The same thoughts, or their applications to certain orders of being, recur in his other writings. The second treatise develops in fifteen chapters the doctrine of the celestial hierarchy, comprising nine angelic choirs which are divided into closer groupings of three choirs each (triads). The names of the nine choirs are taken from the canonical books and are arranged in the following order. First triad: seraphim, cherubim, thrones; second triad: virtues, dominations, powers; third triad: principalities, archangels, angels (C.H., vi, 2 in P.G., III, 200 D). The grouping of the second triad exhibits some variations. From the etymology of each choir-name the author labours to evolve a wealth of description, and, as a result, lapses frequently into tautology. Quite characteristic is the dominant idea that the different choirs of angels are less intense in their love and knowledge of God the farther they are removed from him, just as a ray of light or of heat grows weaker the farther it travels from its source. To this must be added another fundamental idea peculiar to the Pseudo-Areopagite, namely, that the highest choirs transmit the light received from the Divine Source only to the intermediate choirs, and these in turn transmit it to the lowest. The third treatise is but a continuation of the other two, inasmuch as it is based upon the same leading ideas. It deals with the nature and grades of the "ecclesiastical hierarchy" in seven chapters, each of which is subdivided into three parts (prologos, mysterion, theoria). After an introduction which discusses God's purpose in establishing the hierarchy of the Church, and which pictures Christ as its Head, holy and supreme, Dionysius treats of three sacraments (baptism, the Eucharist, extreme unction), of the three grades of the Teaching Church (bishops, priests, deacons), of three grades of the "Learning Church" (monks, people, and the class composed of catechumens, energumens, and penitents), and, lastly, of the burial of the dead [C.H., iii, (3), 6 in P.G., III, 432 sq.; vi, in P.G., III, 529 sq.] The main purpose of the author is to disclose and turn to the uses of contemplation the deeper mystical meaning which underlies the sacred rites, ceremonies, institutions, and symbols. The fourth treatise in entitled "Mystical Theology", and presents in five chapters guiding principles concerning the mystical union with God, which is entirely beyond the compass of sensuous or intellectual perception (epopteia). The ten letters, four addressed to a monk, Caius, and one each to a deacon, Dortheus, to a priest, Sopater, to the bishop of Polycarp, to a monk, Demophilus, to the bishop Titus, and to the Apostle John, contain, in part, additional or supplementary remarks on the above-mentioned principal works, and in part, practical hints for dealing with sinners and unbelievers. Since in all of these writings the same salient thoughts on philosophy and theology recur with the same striking peculiarities of expression and with manifold references, in both form and matter, from one work to another, the assumption is justified that they are all to be ascribed to one and the same author. In fact, at its first appearance in the literary world the entire corpus of these writings was combined as it is now. An eleventh letter to Apollophanes, given in Migne, P.G., III, 1119, is a medieval forgery based on the seventh letter. Apocryphal, also, are a letter to Timothy and a second letter to Titus.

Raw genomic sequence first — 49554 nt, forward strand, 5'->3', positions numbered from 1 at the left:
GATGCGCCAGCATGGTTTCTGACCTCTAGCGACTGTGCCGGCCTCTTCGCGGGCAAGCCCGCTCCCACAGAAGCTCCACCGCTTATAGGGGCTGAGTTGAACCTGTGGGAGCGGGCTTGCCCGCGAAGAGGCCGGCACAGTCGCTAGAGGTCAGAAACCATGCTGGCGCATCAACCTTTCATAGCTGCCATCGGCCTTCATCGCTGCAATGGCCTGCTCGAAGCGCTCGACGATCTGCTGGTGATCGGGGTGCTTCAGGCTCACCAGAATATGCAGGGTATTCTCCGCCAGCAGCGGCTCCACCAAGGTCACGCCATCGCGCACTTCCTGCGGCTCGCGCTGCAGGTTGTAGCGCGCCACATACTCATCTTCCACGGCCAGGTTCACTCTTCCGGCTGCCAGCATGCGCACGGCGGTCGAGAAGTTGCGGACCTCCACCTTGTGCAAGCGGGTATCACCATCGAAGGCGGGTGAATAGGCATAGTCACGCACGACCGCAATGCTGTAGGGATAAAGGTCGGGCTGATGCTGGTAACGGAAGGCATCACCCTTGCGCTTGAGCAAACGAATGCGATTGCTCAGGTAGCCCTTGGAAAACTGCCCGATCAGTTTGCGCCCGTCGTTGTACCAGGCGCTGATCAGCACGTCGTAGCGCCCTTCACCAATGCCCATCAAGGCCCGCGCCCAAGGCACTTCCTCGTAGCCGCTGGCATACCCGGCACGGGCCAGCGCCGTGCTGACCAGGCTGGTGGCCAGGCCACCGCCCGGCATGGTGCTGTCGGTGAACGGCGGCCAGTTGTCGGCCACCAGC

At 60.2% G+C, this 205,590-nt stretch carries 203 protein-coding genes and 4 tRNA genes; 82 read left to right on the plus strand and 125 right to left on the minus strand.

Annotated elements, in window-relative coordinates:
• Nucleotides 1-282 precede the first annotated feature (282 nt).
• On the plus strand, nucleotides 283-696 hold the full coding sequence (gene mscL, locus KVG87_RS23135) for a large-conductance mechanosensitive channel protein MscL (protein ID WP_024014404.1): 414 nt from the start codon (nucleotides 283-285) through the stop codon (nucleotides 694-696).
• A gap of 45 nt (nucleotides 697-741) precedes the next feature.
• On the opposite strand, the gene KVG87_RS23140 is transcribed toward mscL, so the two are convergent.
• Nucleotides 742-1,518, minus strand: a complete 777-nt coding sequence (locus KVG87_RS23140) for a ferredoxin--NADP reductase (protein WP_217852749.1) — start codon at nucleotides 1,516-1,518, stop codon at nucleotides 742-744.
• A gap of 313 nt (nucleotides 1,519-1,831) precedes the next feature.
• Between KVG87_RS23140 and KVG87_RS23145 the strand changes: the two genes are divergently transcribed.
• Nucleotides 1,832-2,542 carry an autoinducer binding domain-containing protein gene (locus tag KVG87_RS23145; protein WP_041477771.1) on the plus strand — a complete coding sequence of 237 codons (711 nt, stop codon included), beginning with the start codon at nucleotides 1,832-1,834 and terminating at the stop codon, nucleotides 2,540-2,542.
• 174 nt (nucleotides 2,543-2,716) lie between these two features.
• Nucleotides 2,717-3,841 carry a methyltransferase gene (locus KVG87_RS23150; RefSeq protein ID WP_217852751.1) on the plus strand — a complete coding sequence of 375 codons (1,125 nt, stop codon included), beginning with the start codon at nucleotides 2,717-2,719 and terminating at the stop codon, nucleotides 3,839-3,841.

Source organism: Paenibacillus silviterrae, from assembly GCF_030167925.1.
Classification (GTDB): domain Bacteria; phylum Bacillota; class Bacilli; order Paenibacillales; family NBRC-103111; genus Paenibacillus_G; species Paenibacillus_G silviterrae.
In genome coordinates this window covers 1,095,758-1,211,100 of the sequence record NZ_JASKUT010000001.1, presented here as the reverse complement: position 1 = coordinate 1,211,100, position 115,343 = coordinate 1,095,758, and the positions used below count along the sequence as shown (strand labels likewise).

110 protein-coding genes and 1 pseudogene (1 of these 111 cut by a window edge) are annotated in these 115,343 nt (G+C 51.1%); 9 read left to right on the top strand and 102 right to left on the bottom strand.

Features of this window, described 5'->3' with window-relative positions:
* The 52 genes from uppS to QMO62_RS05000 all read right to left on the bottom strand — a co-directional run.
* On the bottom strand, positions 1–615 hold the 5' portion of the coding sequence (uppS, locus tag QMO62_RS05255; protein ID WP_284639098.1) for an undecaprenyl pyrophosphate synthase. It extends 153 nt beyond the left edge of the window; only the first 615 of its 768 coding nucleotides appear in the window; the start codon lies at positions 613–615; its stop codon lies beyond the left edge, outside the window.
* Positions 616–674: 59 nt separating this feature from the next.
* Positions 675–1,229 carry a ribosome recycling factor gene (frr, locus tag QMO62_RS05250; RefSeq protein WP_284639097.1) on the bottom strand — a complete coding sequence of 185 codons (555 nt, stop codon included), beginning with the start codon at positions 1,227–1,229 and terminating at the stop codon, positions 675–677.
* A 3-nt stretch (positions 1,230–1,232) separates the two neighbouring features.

Dionysius would lead us to infer that he is the author of still other learned treatises, namely: "Theological Outlines" (D.D.N., ii, 3, in P.G., III 640 B); "Sacred Hymns" (C.H., vii, 4 in P.G., III, 212 B); "Symbolic Theology" C.H., xv, 6 in P.G., III,336 A); and treatises on "The Righteous Judgment of God" (D.D.N., iv, 35 in P.G., III, 736 B); on "The Soul" (D.D.N., iv, 2 in P.G., III, 696 C); and on "The objects of Intellect and Sense" (E. H., i, 2 in P.G., III, 373 B). No reliable trace, however, of any of these writings has ever been discovered, and in his references to them Dionysius is as uncontrollable as in his citations from Hierotheus. It may be asked if these are not fictions pure and simple, designed to strengthen the belief in the genuineness of the actually published works. This suspicion seems to be more warranted because of other discrepancies, e.g., when Dionysius, the priest, in his letter to Timothy, extols the latter as a theoeides, entheos, theios ierarches, and nevertheless seeks to instruct him in those sublime secret doctrines that are for bishops only (E.H., i, 5 in P.G., III, 377 A), doctrines, moreover, which, since the cessation of the Disciplina Arcani, had already been made public. Again, Dionysius points out (D.D.N., iii, 2 in P.G., III, 681 B; cf. E.H., iv, 2 in P.G., III, 476 B) that his writings are intended to serve as catechetical instruction for the newly-baptized. This is evidently another contradiction of his above-mentioned statement.